The economic slump is not the only reason people are finding it tougher to afford health care. While managed-care companies used to have the economic clout to force doctors and hospitals to take the rates they offered, a round of hospital closings and mergers has given the providers more bargaining power. And consumer anger--fueled by horror stories of insurance-company bureaucrats denying lifesaving drugs and medical procedures--has forced HMOs to ease restrictions that helped hold insurance prices down. What's more, growing numbers of businesses and consumers are abandoning HMOs. In California, the state that pioneered managed care, the percentage of people enrolled in HMOs has fallen below 50% for the first time in eight years. Most are moving toward costlier plans with higher premiums and more out-of-pocket expenses.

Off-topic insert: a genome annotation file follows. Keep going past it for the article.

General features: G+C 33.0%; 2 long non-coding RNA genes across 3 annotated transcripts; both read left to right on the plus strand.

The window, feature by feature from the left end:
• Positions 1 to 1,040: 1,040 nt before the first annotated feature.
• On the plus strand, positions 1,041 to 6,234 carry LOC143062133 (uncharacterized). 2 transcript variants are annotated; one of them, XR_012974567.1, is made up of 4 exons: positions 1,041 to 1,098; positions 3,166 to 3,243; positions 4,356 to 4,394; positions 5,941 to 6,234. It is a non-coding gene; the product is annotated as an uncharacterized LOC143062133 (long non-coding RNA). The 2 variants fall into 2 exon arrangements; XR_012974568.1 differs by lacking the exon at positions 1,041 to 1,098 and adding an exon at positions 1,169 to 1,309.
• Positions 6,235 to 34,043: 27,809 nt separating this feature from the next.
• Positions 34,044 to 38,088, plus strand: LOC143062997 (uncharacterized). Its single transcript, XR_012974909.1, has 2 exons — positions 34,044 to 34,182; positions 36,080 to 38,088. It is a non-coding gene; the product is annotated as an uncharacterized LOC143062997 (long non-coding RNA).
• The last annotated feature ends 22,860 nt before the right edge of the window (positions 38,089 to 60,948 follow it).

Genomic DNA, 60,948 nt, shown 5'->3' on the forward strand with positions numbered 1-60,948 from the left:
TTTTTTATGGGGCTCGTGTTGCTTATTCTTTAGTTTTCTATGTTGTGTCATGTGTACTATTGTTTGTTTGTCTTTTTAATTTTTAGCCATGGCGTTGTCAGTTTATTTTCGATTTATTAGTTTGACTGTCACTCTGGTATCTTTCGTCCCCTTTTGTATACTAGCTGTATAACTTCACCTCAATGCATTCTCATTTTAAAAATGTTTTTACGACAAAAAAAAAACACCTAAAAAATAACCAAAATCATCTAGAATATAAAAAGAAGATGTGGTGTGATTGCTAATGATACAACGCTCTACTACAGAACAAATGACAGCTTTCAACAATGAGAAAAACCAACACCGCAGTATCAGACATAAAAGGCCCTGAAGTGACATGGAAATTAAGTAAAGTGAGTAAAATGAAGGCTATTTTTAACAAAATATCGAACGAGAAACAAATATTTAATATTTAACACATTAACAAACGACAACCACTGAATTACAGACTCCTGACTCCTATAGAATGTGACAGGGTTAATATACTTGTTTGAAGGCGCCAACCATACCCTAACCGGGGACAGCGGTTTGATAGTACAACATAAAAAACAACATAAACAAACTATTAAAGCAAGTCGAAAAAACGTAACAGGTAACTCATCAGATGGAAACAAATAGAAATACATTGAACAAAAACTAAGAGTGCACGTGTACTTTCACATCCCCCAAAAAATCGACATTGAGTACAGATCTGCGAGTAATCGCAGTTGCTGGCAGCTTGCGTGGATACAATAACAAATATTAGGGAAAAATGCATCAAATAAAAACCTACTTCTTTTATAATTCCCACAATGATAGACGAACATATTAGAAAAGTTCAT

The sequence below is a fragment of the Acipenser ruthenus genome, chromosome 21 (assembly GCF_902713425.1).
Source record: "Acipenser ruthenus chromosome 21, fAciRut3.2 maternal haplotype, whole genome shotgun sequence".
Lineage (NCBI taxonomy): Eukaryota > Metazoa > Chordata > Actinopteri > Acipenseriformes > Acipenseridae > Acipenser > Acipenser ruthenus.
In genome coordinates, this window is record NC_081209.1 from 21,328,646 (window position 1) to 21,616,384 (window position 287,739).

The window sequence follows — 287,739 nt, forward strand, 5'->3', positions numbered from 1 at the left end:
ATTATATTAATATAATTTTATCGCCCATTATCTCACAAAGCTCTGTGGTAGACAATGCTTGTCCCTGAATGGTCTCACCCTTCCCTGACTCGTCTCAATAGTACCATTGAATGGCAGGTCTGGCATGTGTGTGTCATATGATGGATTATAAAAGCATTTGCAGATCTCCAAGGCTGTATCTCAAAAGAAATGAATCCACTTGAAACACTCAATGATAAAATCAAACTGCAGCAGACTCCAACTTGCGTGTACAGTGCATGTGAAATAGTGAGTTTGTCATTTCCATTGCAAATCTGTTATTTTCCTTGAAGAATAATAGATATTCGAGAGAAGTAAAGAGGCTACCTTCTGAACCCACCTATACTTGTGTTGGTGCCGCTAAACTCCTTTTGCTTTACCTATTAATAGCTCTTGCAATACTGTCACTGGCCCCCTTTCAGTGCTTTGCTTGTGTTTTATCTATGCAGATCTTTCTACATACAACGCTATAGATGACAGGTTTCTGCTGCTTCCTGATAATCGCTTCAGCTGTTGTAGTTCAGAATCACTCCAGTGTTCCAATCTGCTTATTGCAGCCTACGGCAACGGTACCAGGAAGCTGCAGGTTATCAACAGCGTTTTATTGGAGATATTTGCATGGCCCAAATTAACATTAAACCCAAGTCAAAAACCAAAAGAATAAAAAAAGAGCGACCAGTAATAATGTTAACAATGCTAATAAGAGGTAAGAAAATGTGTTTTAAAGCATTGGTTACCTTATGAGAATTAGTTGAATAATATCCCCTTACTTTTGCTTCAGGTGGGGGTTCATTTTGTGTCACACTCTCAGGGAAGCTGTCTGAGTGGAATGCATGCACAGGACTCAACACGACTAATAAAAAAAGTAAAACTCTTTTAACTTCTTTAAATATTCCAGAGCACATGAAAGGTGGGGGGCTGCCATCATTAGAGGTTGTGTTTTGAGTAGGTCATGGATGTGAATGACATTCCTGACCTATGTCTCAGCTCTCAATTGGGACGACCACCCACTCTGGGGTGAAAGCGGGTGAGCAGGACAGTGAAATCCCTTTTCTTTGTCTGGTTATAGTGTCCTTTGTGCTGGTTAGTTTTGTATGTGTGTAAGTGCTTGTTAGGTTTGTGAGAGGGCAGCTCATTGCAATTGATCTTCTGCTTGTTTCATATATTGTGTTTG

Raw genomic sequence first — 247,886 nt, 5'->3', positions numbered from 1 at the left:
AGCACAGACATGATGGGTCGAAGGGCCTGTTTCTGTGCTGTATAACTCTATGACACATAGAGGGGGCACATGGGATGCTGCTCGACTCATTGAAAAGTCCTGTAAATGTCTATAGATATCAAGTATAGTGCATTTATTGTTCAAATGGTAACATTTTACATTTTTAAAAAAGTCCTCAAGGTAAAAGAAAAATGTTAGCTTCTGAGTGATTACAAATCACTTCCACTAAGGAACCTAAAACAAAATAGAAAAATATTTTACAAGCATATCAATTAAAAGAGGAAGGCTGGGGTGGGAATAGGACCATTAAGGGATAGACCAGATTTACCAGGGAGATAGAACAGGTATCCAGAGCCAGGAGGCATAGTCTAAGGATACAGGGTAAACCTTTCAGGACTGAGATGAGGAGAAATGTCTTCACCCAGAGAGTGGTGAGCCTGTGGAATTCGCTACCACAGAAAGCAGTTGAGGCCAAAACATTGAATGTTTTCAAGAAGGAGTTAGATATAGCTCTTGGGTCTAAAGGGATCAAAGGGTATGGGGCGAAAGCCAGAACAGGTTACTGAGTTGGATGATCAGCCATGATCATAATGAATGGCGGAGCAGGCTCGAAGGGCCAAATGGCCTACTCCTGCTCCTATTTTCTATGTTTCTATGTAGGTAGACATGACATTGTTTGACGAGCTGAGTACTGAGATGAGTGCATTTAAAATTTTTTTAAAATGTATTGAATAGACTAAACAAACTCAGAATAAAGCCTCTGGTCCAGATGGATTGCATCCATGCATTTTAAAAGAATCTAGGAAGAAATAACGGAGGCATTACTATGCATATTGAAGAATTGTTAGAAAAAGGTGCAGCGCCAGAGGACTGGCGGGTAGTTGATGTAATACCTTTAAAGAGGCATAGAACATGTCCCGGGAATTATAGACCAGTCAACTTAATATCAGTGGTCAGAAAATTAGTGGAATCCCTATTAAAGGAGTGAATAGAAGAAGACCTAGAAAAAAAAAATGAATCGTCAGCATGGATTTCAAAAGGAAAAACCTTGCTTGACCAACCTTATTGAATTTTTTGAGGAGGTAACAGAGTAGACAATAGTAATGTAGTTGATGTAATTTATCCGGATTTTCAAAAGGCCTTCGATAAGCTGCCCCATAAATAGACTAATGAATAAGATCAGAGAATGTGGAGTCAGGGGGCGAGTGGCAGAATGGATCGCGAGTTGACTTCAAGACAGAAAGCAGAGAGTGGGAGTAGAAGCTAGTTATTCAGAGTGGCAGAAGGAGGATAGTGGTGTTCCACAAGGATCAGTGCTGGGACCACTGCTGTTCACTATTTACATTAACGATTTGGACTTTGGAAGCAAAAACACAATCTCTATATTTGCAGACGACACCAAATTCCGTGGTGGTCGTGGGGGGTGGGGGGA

With costs rising so quickly, consumers trying to navigate the health-care market on their own have fewer and fewer realistic alternatives. In the Chicago area, Kimberly Godboldt, 25, an office manager who is a single mother of two, got a $10-an-hour raise in January, only to find that she then earned too much to qualify for Medicaid. Her employer, a doctor's office, does not have a health plan. The best deal she could find on private insurance was $400 a month, and because of recent cuts in Illinois's CHIP program, someone at Godboldt's income level would have to pay a monthly deductible of $2,300. She recently had to pay $450 when her 6-year-old daughter needed X rays and blood work. "It was really hard, but I didn't have a choice," Godboldt says. "She was so sick, and we didn't know what was wrong." Anxieties like hers explain why, in Republican pollster Bill McInturff's surveys, twice as many people (14%) thought it likely that they would have trouble paying for a major illness as expected to lose their jobs (7%). And why, for the first time in several years, McInturff's numbers indicate that more than 30% want to see the nation's health-care system "radically changed."